One of my favourite pictures in one of my favourite books about one of my favourite gardeners is of a writing desk on which there are several photographs, a framed portrait of the Brontë sisters that once was folded and still bears the marks, a pen and inkwell stand, a lovely china bowl of what I imagine is pot-pourri, several stamped and addressed envelopes that look as if they are waiting to be opened, a couple of sheets of postage stamps depicting the crowned head of a young Queen Elizabeth, a scribbling pad dated 1962 (a poignant date) and a small closed diary. There is also a packet of lens cleaners, a silver letter-opener in the shape on an arrow complete with its flight-feathers, and a blotter, the kind that is hand-held and you rock backwards and forwards to dry the ink on your paper. It is an intensely personal collection and when I look into it I feel an intruder.images.jpg

Only half the desk is in range of the camera lens but on that half are at least six small vases of flowers. It must have been the northern summer at the time because in one of the vases — a charming ceramic pot — are several sprigs of lily-of-the-valley; in another — this one decorated with what looks like a Chinese scene — is a mixture of small rose buds and foliage; another holds some white flowers that could be anemones; yet another — this one with a dark glaze — holds a large modern rose perfectly set off with some asparagus fern. At the back of the desk and against the wall and in a vase that is hidden from view are three stems of unopened magnolias beautifully set off by their large shiny leaves.

It is a black and white photograph so I cannot tell you about the colours of the flowers; I can only tell you that each little bouquet is lovely.

The desk speaks of someone who writes and loves flowers. Of course, is does! Because the writer is Vita Sackville West (pictured above on another occasion), poet, novelist and creator of the famous Sissinghurst garden in Kent in England. One of the photographs on the desk is of her husband, diplomat, fellow writer and gardener, Harold Nicholson. The date on the scribbling diary is poignant because she died in 1962.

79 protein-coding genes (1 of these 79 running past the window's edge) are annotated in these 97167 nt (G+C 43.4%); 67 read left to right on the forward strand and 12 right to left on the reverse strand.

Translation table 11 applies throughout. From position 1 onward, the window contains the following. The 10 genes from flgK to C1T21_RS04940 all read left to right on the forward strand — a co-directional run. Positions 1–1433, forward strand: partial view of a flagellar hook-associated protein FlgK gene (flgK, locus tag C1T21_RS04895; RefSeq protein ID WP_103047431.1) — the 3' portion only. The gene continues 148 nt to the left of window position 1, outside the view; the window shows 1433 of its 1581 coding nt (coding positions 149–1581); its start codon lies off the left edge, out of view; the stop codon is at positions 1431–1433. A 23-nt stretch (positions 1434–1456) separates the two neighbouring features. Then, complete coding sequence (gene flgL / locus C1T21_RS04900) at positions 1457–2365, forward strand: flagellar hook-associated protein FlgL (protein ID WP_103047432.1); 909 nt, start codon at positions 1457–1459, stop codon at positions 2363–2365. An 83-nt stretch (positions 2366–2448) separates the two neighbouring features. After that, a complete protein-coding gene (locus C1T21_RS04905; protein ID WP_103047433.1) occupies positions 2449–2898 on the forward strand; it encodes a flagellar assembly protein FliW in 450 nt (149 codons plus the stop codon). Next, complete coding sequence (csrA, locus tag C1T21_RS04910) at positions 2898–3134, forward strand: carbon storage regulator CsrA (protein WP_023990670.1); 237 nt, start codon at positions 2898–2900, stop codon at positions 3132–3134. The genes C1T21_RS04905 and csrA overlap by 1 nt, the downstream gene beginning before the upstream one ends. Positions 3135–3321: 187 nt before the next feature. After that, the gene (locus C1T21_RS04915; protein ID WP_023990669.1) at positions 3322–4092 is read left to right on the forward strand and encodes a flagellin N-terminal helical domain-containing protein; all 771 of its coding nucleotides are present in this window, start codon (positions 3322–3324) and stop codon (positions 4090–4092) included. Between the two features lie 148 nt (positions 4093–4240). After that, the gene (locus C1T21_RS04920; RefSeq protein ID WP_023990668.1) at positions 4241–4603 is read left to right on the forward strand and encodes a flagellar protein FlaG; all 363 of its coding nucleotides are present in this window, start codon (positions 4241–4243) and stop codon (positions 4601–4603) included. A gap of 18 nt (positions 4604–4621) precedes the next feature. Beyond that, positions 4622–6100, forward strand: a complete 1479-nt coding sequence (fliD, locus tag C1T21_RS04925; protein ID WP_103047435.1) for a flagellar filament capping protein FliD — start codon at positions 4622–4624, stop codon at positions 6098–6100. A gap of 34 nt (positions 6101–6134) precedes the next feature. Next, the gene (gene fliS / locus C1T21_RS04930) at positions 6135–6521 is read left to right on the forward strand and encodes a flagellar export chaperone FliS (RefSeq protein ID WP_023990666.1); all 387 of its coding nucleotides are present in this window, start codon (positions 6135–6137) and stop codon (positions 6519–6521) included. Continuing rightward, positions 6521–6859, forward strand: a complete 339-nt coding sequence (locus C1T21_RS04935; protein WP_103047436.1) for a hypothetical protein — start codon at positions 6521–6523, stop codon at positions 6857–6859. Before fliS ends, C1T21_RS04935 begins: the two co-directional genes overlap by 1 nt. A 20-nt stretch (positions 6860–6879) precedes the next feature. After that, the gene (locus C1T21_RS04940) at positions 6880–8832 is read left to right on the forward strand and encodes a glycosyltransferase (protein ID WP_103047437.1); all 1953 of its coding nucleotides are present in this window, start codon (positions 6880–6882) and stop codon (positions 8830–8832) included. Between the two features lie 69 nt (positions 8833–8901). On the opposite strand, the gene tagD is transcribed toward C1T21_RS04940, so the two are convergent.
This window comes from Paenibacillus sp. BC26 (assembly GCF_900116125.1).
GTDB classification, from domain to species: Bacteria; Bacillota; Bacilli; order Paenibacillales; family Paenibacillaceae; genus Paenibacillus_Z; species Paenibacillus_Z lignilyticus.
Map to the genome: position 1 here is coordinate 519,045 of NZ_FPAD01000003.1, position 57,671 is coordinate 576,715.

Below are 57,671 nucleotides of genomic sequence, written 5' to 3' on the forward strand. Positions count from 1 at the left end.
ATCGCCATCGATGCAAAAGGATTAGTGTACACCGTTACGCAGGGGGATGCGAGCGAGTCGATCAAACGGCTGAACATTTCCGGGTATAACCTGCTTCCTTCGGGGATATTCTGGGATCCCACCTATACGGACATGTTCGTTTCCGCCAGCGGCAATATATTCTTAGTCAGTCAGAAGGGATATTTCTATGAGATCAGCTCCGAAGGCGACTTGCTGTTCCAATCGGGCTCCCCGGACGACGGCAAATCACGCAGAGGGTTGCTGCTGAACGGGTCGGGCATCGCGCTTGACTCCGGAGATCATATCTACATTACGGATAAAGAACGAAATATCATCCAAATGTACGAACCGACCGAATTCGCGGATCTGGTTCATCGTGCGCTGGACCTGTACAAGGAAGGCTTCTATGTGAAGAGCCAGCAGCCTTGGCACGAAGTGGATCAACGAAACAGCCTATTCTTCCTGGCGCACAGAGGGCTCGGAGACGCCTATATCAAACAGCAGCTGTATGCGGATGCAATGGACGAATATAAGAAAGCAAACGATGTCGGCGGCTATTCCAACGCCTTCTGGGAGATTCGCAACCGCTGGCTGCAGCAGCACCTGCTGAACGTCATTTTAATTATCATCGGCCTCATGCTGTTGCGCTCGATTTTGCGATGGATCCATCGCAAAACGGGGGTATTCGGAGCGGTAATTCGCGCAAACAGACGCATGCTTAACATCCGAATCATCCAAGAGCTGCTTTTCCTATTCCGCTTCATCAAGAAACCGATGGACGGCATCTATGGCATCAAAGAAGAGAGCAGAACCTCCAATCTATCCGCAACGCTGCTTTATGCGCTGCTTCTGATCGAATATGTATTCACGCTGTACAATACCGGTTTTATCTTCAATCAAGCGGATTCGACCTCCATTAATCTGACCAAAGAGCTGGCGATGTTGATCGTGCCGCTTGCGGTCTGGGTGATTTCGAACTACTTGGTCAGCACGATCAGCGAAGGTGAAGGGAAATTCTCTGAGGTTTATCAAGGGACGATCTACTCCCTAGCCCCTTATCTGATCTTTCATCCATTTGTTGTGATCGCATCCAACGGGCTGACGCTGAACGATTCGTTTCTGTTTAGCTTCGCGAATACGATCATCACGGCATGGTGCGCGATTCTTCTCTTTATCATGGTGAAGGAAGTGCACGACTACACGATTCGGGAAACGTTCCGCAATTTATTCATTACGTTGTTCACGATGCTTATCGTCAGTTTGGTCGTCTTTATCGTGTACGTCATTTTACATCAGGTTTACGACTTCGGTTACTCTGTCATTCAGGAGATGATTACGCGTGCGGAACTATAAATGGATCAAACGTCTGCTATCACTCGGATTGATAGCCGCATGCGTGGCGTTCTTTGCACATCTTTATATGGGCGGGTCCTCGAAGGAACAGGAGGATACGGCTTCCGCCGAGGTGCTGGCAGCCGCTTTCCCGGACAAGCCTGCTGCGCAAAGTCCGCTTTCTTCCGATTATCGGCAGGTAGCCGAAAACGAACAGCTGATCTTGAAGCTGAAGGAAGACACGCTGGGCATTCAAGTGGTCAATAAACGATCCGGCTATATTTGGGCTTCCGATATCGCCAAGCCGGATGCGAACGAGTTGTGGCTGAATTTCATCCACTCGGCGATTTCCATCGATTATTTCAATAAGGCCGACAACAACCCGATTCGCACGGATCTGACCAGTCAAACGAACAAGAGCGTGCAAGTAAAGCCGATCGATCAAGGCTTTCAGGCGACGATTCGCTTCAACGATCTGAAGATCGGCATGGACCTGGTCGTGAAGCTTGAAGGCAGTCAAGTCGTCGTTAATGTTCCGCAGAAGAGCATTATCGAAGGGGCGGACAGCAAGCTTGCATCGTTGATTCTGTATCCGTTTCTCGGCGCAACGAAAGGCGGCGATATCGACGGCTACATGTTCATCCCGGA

The photograph is amongst the last pages of Jane Brown’s Vita’s Other World: A Gardening Biography of V.Sackville-West, a brilliant 1985 account of the making of that famous garden — ‘a garden made from deep within memories and experience’ as Jane Brown so eloquently puts it. The same photograph is in my copy of Anne Scott-James’ equally important book, Sissinghurst: The Making of a Garden, published in 1974. Continue reading

Climbing Roses and Their Wandering Ways

OLYMPUS DIGITAL CAMERAThis is just how a climbing rose should be: hanging in luxuriant flounces and reaching in all directions. The white climbing rose is Lamarque and it is growing across the front of the home of respected rosarian, Walter Duncan, in his beautiful Heritage Garden in South Australia’s Clare Valley.  The garden is open to visitors.

‘You can almost never have too many climbing roses,’ says Monty Don, well known English broadcaster and garden writer. I absolutely agree. In fact, I agree with everything Monty Don has to say about gardens and have kept an eye on his writing ever since 2008, when he won me with his television series Around the World in 80 Gardens.

He is an interesting man. He is a self-taught horticulturalist and came to gardening in a round-about way after a series of jobs and an unsuccessful attempt at writing fiction. Of himself he says: ‘I was – am – an amateur gardener and a professional writer. My only authority came from a lifetime of gardening and a passion amounting to an obsession for my own garden.’

One of the obsessions in his own garden, other than his passion for organic gardening, is his roses and he writes about them frequently. I have a similar obsession and having just pruned my climbing roses I was interested to read what he says about these particular plants. ‘Just let them grow’, he says. ‘Allow them to grow as big as they really want to, rather than being constantly curtailed and clipped to stay within the limits imposed by our back gardens.  If you have room on your house or a suitable tree (an old apple tree is perfect), try growing a rose up it so it can grow untrammelled, and if this is not practical, then pergolas, arches, fences, walls and bowers are all ideal for training a rose over.’ That’s his very good advice.